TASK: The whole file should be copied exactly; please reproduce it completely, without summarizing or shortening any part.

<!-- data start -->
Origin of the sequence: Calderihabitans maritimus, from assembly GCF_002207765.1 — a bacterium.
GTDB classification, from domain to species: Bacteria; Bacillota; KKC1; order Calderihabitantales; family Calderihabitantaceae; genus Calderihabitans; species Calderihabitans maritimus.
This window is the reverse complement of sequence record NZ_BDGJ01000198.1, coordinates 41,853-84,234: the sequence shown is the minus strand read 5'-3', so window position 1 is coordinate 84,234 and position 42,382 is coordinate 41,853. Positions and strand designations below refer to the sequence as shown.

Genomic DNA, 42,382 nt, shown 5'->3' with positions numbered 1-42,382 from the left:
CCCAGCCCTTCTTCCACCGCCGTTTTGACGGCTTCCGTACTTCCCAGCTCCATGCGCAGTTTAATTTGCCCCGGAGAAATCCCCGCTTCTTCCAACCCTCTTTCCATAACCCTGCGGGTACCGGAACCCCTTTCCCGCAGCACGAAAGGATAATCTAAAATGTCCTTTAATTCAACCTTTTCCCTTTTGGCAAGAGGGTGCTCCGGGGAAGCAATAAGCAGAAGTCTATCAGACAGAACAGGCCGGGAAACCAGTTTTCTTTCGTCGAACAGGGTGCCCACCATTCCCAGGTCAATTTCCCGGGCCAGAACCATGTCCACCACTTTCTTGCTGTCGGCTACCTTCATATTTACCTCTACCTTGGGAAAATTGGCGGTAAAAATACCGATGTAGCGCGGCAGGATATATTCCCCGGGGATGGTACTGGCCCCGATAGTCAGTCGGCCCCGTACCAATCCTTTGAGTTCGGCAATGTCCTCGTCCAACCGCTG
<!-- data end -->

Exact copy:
Origin of the sequence: Calderihabitans maritimus, from assembly GCF_002207765.1 — a bacterium.
GTDB classification, from domain to species: Bacteria; Bacillota; KKC1; order Calderihabitantales; family Calderihabitantaceae; genus Calderihabitans; species Calderihabitans maritimus.
This window is the reverse complement of sequence record NZ_BDGJ01000198.1, coordinates 41,853-84,234: the sequence shown is the minus strand read 5'-3', so window position 1 is coordinate 84,234 and position 42,382 is coordinate 41,853. Positions and strand designations below refer to the sequence as shown.

Genomic DNA, 42,382 nt, shown 5'->3' with positions numbered 1-42,382 from the left:
CCCAGCCCTTCTTCCACCGCCGTTTTGACGGCTTCCGTACTTCCCAGCTCCATGCGCAGTTTAATTTGCCCCGGAGAAATCCCCGCTTCTTCCAACCCTCTTTCCATAACCCTGCGGGTACCGGAACCCCTTTCCCGCAGCACGAAAGGATAATCTAAAATGTCCTTTAATTCAACCTTTTCCCTTTTGGCAAGAGGGTGCTCCGGGGAAGCAATAAGCAGAAGTCTATCAGACAGAACAGGCCGGGAAACCAGTTTTCTTTCGTCGAACAGGGTGCCCACCATTCCCAGGTCAATTTCCCGGGCCAGAACCATGTCCACCACTTTCTTGCTGTCGGCTACCTTCATATTTACCTCTACCTTGGGAAAATTGGCGGTAAAAATACCGATGTAGCGCGGCAGGATATATTCCCCGGGGATGGTACTGGCCCCGATAGTCAGTCGGCCCCGTACCAATCCTTTGAGTTCGGCAATGTCCTCGTCCAACCGCTG